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War, Art, & Medicine-Henry Tonks

 
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BerichtGeplaatst: 14 Okt 2010 10:41    Onderwerp: War, Art, & Medicine-Henry Tonks Reageer met quote

War, Art, & Medicine-Henry Tonks

Harold Gillies and Henry Tonks.
Gillies was a military surgeon who made great advances in reconstructive surgery through repairing the mutilated faces of wounded soldiers during the first world war. Tonks also trained as a surgeon and was commissioned as a war artist. His early work, sanctioned by the government, commemorated the work of the medical services on the front line. After the war, he joined Gillies at a facial surgery unit. Gillies was continuing his work in early plastic surgery; Tonks dedicated himself to providing archival drawings of patients before and after reconstructive surgery.

Tonkss pastels show, in gory detail, the injuries to soldiers who were literally in the line of fire. In stark contrast to his earlier sanitised images of conflict, the pictures show blank despair in the eyes of patients who have raw tissue where noses, cheeks, and jaws should be. The “after” pictures show the same people, happier, proud even, with recognisable facial features once more, although the residual disfigurement ranges from mild to severe.


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BerichtGeplaatst: 14 Okt 2010 10:46    Onderwerp: Reageer met quote

http://www.culture24.org.uk/asset_arena/8/34/1438/v0_master.jpg

Henry Tonks’ work as a surgeon and artist during World War I is to figure prominently in Pat Barker’s next novel, a sequel to 'Life Class', set at Slade School of Art where Tonks was teacher and then principal.
http://www.culture24.org.uk/history+%26+heritage/war+%26+conflict/world+war+one/art57168

The images can be seen via the Royal College of Surgeons' online catalogue
http://surgicat.rcseng.ac.uk/(aaxp23jmf5qfdn45rsdt1d45)/brief.aspx
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BerichtGeplaatst: 14 Okt 2010 10:55    Onderwerp: Reageer met quote

Henry Tonks was born in Birmingham in 1862. After being educated at Clifton College he studied medicine at Brighton (1882-85) and London Hospital (1885-1888). After qualifying he became a doctor at the Royal Free Hospital in London.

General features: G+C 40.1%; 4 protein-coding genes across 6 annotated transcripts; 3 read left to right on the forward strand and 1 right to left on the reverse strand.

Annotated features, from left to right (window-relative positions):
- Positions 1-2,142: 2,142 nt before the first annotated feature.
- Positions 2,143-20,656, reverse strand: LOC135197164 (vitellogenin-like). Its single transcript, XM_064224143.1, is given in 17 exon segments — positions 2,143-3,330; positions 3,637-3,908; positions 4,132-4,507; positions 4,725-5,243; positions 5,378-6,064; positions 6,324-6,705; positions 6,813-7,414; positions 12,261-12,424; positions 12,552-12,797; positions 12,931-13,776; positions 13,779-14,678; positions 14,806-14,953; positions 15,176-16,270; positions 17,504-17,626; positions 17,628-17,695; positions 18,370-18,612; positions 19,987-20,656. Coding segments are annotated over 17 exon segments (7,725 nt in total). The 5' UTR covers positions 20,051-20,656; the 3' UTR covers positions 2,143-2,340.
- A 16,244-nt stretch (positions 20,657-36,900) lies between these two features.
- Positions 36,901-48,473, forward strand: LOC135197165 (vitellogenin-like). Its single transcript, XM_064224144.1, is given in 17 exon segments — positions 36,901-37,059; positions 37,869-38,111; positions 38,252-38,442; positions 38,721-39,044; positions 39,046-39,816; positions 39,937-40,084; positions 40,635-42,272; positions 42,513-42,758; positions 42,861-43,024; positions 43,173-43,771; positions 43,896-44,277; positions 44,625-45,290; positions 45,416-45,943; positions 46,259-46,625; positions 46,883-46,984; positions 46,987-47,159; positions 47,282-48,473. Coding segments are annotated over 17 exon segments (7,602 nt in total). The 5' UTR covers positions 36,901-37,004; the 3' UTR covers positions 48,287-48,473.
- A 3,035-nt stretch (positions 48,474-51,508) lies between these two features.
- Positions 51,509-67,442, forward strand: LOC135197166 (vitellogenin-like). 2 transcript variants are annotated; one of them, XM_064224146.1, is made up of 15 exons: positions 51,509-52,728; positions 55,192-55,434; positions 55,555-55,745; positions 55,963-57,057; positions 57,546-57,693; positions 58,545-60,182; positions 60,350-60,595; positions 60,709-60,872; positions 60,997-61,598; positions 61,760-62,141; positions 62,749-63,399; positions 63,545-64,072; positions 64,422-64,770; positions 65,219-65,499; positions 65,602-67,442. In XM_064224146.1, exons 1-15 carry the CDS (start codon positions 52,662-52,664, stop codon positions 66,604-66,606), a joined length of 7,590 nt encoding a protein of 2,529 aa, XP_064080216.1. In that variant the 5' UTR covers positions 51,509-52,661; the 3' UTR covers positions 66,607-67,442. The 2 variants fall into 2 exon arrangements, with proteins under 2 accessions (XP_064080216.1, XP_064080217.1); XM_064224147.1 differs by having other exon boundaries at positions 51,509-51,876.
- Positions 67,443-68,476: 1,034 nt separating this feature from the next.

Tonks also attended drawing lessons at the London Technical Institute where he met the artist Frederick Brown. When Brown became principal of Slade Art School, he convinced Tonks to give up medicine and become one of its teachers. While at the the Slade he taught Stanley Spencer, Mark Gertler, William Roberts and Christopher Nevinson. Although an outstanding teacher, Tonks made an error of judgment when he told Nevinson that he did not have the talent to become an artist.

On the outbreak of the First World War, Tonks returned to medicine and joined the Royal Army Military Corps on the Western Front. As a doctor and artist, he was selected to join the team pioneering plastic surgery. Although still in France, Tonks was appointed principal of the Slade Art School in 1917.

In 1918 Tonks and John Singer Sargent were both invited to become official war artists. They both witnessed men being treated for blindness after a mustard gas attack. Whereas Sargent painted Gassed, Tonks produced An Advanced Dressing Station in France. Tonks also completed another painting with a medical theme while on the Western Front, An Underground Casualty Clearing Station (1918).

After the war Tonks returned to the Slade Art School. He continued to paint and his most well-known work, Saturday Night in the Vale, was completed just before his retirement in 1930. Henry Tonks died in 1937.



(c) http://www.spartacus.schoolnet.co.uk/ARTtonks.htm
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BerichtGeplaatst: 30 Dec 2010 20:11    Onderwerp: Reageer met quote

De tekeningen van Henry tonks via de site van de Gillies Archives:

http://www.gilliesarchives.org.uk/Tonks%20pastels/content/index.html
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